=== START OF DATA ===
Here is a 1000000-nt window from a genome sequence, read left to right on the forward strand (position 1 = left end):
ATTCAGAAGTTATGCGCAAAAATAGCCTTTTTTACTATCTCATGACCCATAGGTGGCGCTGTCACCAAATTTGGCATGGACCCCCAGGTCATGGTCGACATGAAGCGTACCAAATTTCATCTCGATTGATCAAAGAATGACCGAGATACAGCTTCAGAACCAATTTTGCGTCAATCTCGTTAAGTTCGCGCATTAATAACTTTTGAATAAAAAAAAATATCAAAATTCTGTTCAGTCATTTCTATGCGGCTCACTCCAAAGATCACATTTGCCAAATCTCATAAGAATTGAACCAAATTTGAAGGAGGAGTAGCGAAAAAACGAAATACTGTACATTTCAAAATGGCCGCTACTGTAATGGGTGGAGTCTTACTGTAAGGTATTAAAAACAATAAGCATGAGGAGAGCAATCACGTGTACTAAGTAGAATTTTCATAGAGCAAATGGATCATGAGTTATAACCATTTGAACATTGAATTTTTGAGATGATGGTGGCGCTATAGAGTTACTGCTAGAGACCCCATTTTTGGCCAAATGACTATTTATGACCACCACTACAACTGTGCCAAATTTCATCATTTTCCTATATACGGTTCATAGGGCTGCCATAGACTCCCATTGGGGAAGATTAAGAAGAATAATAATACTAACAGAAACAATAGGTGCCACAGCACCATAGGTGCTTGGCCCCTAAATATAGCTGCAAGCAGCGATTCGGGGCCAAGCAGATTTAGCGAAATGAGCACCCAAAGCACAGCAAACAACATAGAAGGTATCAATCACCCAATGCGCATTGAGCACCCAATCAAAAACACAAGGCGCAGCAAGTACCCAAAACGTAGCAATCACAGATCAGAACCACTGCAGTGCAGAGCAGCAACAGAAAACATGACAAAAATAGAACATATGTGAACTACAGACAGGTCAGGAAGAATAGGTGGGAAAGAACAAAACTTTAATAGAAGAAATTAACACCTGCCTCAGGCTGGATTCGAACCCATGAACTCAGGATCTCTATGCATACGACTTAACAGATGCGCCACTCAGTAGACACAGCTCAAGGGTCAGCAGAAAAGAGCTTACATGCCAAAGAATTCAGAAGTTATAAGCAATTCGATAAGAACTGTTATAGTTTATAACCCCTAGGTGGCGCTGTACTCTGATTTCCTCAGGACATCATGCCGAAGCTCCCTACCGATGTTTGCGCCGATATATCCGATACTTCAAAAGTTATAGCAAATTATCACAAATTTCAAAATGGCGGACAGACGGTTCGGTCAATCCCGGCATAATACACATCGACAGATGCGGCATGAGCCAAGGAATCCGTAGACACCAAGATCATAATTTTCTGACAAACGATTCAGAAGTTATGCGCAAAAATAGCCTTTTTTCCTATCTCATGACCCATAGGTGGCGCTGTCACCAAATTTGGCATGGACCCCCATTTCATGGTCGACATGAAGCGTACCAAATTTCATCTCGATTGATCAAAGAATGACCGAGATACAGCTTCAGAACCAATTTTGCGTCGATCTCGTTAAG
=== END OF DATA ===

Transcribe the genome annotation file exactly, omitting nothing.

Here is a 1000000-nt window from a genome sequence, read left to right on the forward strand (position 1 = left end):
ATTCAGAAGTTATGCGCAAAAATAGCCTTTTTTACTATCTCATGACCCATAGGTGGCGCTGTCACCAAATTTGGCATGGACCCCCAGGTCATGGTCGACATGAAGCGTACCAAATTTCATCTCGATTGATCAAAGAATGACCGAGATACAGCTTCAGAACCAATTTTGCGTCAATCTCGTTAAGTTCGCGCATTAATAACTTTTGAATAAAAAAAAATATCAAAATTCTGTTCAGTCATTTCTATGCGGCTCACTCCAAAGATCACATTTGCCAAATCTCATAAGAATTGAACCAAATTTGAAGGAGGAGTAGCGAAAAAACGAAATACTGTACATTTCAAAATGGCCGCTACTGTAATGGGTGGAGTCTTACTGTAAGGTATTAAAAACAATAAGCATGAGGAGAGCAATCACGTGTACTAAGTAGAATTTTCATAGAGCAAATGGATCATGAGTTATAACCATTTGAACATTGAATTTTTGAGATGATGGTGGCGCTATAGAGTTACTGCTAGAGACCCCATTTTTGGCCAAATGACTATTTATGACCACCACTACAACTGTGCCAAATTTCATCATTTTCCTATATACGGTTCATAGGGCTGCCATAGACTCCCATTGGGGAAGATTAAGAAGAATAATAATACTAACAGAAACAATAGGTGCCACAGCACCATAGGTGCTTGGCCCCTAAATATAGCTGCAAGCAGCGATTCGGGGCCAAGCAGATTTAGCGAAATGAGCACCCAAAGCACAGCAAACAACATAGAAGGTATCAATCACCCAATGCGCATTGAGCACCCAATCAAAAACACAAGGCGCAGCAAGTACCCAAAACGTAGCAATCACAGATCAGAACCACTGCAGTGCAGAGCAGCAACAGAAAACATGACAAAAATAGAACATATGTGAACTACAGACAGGTCAGGAAGAATAGGTGGGAAAGAACAAAACTTTAATAGAAGAAATTAACACCTGCCTCAGGCTGGATTCGAACCCATGAACTCAGGATCTCTATGCATACGACTTAACAGATGCGCCACTCAGTAGACACAGCTCAAGGGTCAGCAGAAAAGAGCTTACATGCCAAAGAATTCAGAAGTTATAAGCAATTCGATAAGAACTGTTATAGTTTATAACCCCTAGGTGGCGCTGTACTCTGATTTCCTCAGGACATCATGCCGAAGCTCCCTACCGATGTTTGCGCCGATATATCCGATACTTCAAAAGTTATAGCAAATTATCACAAATTTCAAAATGGCGGACAGACGGTTCGGTCAATCCCGGCATAATACACATCGACAGATGCGGCATGAGCCAAGGAATCCGTAGACACCAAGATCATAATTTTCTGACAAACGATTCAGAAGTTATGCGCAAAAATAGCCTTTTTTCCTATCTCATGACCCATAGGTGGCGCTGTCACCAAATTTGGCATGGACCCCCATTTCATGGTCGACATGAAGCGTACCAAATTTCATCTCGATTGATCAAAGAATGACCGAGATACAGCTTCAGAACCAATTTTGCGTCGATCTCGTTAAG